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Editor's Letter

A little less than a year ago, I went to England for three days to ride around in the back of a van with four Californians and Guy Martin. Trash Talk, the hardcore band who graced the cover of FADER #70, are a wild bunch, thrashing their way through show after show. I was there to write about them and Guy was there to photograph. Though we’d never met in person, I was familiar with his work. He is a frequent FADER contributor, and we’d spoken on the phone and emailed routinely before doing this story. I tried to explain the mayhem inherent in a Trash Talk show and he said he understood. The first afternoon we shadowed with the band was a breezy one, hanging out in their rented East London apartment, eating Thai food, talking about girls. But later that night, when they hit the stage, easygoing Martin froze in shock. Usually a constant shooter, he dangled his camera at his side and watched the show in abject horror. Over the next two days, we traveled up the north and south sides of England with Trash Talk, and Guy acclimated to the wildness. By the last show in Southampton, he was in the pit with the band, readily photographing potential violence from inches away.

I had a late flight home the day after the last show, so we all decided to meet up for a last meal at Nando’s, the ubiquitous UK chicken spot. Across a big table, family-style, Guy spoke of his experiences photographing the war in Georgia, of embedding with young Russian Cossack soldiers. He was so mellow about it that we were all shocked. I’d known he’d been in dangerous situations, but the ease with which he addressed it was dumbfounding. Later he told me that Trash Talk shows felt more dangerous than any battleground he’d been on. Months later, we found out that wasn’t true.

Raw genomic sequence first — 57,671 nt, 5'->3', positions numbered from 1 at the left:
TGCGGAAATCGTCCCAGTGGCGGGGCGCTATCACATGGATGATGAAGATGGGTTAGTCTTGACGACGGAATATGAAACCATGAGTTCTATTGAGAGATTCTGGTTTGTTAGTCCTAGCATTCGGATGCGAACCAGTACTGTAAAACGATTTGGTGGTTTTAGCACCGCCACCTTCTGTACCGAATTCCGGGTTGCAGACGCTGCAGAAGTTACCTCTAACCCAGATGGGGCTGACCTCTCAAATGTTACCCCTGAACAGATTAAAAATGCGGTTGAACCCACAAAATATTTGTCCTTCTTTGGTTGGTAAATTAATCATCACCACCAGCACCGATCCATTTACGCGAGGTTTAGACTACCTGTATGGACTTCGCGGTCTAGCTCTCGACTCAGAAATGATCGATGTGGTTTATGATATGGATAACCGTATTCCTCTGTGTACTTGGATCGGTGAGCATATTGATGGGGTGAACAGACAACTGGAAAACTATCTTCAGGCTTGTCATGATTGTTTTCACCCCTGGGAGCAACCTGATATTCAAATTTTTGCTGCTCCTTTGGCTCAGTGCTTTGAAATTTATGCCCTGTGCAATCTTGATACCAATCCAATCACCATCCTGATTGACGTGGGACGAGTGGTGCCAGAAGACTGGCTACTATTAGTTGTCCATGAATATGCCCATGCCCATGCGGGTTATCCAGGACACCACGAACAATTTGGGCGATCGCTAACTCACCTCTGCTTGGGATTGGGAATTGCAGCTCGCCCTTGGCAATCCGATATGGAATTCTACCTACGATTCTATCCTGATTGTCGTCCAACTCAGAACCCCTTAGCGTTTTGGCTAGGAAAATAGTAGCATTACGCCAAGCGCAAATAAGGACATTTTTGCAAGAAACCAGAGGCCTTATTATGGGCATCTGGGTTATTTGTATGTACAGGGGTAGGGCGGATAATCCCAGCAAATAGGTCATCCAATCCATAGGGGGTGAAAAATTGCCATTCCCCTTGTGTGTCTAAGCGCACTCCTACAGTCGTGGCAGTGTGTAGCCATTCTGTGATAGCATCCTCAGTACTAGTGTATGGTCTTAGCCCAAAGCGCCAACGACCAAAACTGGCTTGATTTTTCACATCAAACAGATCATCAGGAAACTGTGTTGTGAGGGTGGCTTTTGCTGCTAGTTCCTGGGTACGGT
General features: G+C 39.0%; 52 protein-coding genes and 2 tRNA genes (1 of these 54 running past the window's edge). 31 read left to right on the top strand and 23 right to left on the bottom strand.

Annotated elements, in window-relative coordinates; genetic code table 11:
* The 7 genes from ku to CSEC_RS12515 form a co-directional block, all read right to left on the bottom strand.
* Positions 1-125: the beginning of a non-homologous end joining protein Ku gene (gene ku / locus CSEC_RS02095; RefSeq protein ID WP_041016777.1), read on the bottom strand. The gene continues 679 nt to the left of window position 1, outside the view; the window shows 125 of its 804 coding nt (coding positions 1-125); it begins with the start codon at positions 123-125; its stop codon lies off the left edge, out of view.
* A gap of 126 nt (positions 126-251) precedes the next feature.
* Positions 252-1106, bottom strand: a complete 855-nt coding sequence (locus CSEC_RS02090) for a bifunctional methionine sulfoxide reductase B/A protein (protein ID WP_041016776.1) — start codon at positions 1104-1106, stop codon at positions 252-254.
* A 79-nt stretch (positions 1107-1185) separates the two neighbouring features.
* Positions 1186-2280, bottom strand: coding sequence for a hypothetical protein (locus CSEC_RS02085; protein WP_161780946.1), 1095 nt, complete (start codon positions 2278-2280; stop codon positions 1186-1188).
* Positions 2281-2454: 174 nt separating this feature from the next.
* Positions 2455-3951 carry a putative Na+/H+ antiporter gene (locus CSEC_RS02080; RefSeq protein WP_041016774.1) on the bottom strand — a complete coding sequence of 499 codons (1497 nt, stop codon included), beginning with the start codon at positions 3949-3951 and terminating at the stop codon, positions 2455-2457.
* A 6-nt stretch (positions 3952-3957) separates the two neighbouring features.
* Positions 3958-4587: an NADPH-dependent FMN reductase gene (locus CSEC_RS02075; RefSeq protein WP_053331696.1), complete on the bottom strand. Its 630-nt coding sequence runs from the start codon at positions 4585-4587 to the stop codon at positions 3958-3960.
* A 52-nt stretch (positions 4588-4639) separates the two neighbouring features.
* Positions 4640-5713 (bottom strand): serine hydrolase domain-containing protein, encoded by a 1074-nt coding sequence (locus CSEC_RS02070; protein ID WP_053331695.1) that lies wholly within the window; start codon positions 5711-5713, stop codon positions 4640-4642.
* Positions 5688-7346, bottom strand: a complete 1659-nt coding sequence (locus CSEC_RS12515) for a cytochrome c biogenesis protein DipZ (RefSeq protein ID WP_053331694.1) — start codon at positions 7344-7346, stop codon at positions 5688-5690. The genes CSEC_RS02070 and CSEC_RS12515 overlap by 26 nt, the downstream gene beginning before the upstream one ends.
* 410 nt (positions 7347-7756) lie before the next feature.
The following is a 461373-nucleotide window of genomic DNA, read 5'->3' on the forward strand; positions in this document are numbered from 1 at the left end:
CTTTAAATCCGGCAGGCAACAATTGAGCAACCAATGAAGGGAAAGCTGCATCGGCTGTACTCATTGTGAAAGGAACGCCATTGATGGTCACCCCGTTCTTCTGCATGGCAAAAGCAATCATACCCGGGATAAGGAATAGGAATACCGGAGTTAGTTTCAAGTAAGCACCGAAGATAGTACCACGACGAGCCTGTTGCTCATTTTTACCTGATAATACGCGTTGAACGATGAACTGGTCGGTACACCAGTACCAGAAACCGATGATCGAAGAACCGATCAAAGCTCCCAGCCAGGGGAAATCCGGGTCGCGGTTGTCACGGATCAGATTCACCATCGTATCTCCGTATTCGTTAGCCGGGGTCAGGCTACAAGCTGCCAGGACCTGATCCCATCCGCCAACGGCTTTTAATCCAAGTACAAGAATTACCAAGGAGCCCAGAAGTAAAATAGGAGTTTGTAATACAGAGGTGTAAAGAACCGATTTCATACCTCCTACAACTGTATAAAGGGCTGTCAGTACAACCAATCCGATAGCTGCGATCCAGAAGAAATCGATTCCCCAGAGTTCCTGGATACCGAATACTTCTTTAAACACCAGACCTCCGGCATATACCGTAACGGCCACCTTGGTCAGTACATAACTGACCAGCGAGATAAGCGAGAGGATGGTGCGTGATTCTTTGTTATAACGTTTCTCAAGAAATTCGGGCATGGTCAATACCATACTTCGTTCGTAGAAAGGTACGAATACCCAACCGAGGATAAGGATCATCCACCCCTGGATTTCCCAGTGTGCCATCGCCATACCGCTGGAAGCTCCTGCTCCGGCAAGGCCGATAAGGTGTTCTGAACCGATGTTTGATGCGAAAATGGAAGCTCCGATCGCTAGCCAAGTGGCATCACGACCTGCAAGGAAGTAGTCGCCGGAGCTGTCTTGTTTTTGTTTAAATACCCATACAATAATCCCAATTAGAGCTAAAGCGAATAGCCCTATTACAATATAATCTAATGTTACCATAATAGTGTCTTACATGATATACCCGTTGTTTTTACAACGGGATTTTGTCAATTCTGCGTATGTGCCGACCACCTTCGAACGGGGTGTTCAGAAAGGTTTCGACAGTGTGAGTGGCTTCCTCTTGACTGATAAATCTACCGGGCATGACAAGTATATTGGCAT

In April, Guy was gravely injured while photographing a firefight in Libya. Two of his colleagues, photographers Tim Hetherington and Chris Hondros, died. Another, Michael Christopher Brown, escaped mostly uninjured. According to Facebook updates and The New York Times, Martin’s health was touch-and-go from the start, and he struggled through a six-hour vascular surgery. But he was eventually stable enough to be moved to a hospital in Malta and then back home to the UK. Somehow, blessedly, he’s okay.

I saw Guy twice after the Trash Talk story, once again in London working on FADER #71’s James Blake cover story and then again this February for a few days during a conference in Oslo, where we shared a hotel room a few days after he’d returned from covering the uprising in Egypt. He was quiet then. It seemed as if he’d had seriousness stamped into him (despite the headiness of his subject matter, he’s normally a bit of a goof). Our last day there, he disappeared. When he returned late that night, he said he’d been out on a ferry, walking around in the trees. I guess he just needed some quiet.

I really admire Guy. I also really like him. He, like many of our subjects and contributors, has found a way to easily traverse so many worlds. His chameleonic quality, though often exhibited in milder stakes, is what I hope FADER captures. We’ve run photo essays by Peter van Agtmael of Iraq and Afghanistan, by Krisanne Johnson of young black women in the US diagnosed with HIV and AIDS, by Dana Popa of women in eastern Europe who escaped sexual slavery. We’ve also let Lykke Li talk about love, Odd Future talk about Arizona Iced Tea, Wiz Khalifa talk extensively about weed. The world’s a big, gnarly stew. It’s a blessing we’re able to cover it, but a tragedy that it’s sometimes so treacherous. Rest in peace Tim and Chris. Guy, I’ll see you soon.

MATTHEW SCHNIPPER